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Monday, 4 June 2018

Reviews: Alien Weaponry, Witchskull, Marc Rizzo, Shotgun Rebellion, Moon Gypsy (Reviews By Paul H)

Alien Weaponry: Tū (Napalm Records)

Fuck me! I’d heard the rumours about this New Zealand three-piece, but I wasn’t quite prepared for the onslaught that hit me when I first hit play on their debut album. To be honest, how often do you even consider New Zealand, outside of the annual crushing of the Welsh Rugby team? A little background is necessary. Alien Weaponry consists brothers Henry (drums) and Lews De Jong (guitar and vocals) and bassist Ethan Trembath. Their name is drawn from the District 9 film. The band was formed in 2010. Okay, let’s pause there. 2010. When the brothers were ten and eight respectively. Holy shit. That makes them an ancient 18 and 16 now! So, having formed and won competitions, the band was successful in obtaining New Zealand On Air Funding for their first three singles and then released The Zego Sessions EP in 2014.

is their first full-length release and it's an angry, stomping, thrashy bastard of an album. Full of old school thrash metal influences, sung partly in Maori, which enhances the burning rage within the band, and with a lyrical content that focuses on injustices and outrages against the indigenous peoples as well as social commentary on the wider political world, this is an album that is stunning in terms of its energy, freshness and overall complexity. Tracks such as Rū Ana Te Whenua, Kai Tangata and their first single Urutta belie both the band’s age and their three-piece status. A huge sound enhances the album, which is ferociously heavy and has echoes of Gojira about it in parts. No bad thing. Alien Weaponry play Wacken and Bloodstock this year. I for one will not miss them. 8/10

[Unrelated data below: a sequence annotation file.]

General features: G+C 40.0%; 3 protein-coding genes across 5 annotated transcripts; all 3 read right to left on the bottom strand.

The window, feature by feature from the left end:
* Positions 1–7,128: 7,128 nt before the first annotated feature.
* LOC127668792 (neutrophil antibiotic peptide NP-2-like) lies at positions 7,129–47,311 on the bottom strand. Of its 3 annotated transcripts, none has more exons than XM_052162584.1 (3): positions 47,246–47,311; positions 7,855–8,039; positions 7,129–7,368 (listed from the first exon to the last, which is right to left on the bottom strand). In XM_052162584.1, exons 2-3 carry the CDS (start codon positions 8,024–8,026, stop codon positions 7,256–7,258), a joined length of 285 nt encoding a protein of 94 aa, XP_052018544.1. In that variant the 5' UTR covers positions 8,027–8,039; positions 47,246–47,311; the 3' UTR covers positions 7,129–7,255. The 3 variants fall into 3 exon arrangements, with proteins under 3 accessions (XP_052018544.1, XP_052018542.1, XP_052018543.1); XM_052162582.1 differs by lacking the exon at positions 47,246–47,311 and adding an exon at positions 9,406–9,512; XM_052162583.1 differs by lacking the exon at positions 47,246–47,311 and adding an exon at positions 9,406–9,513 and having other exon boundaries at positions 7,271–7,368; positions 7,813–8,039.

Witchskull: Coven’s Will (Rise Above Records)

A wall of sound hits you as soon as Coven’s Will opens. It doesn’t let up for the next 35 minutes as the blend of Sabbath soaked doom and Witchtripper/Orange Goblin style biker rock of Canberra’s Witchskull penetrates your soul. There are many doom bands plying their trade, with varying degrees of effectiveness. Witchskull has taken the essence of the 1970s and melded it into a faster, thrashier and heavier sound which gets the seal of approval from me. It’s not classic in the sense of Trouble or Candlemass, but the intensity and the power drive it into the upper levels in terms of quality.

Smashing drums, ample crashing symbols, raging guitars and sludgy, fuzzy riffs and Marcus De Pasquale’s wailing vocals on tracks like Priestess and Spyres captivate and enchant. There is an intensity and drive rarely seen with doom bands on this album, a heaviness that crushes without smothering and and an overall quality that makes Witchskull tower majestically above many of the same genre. These Australians, Tony McMahon on bass and Joel Green on drums alongside De Pasquale (guitar and Vocals), have released a grand debut which demands your attention. 8/10

Marc Rizzo: Rotation (Combat/SPV)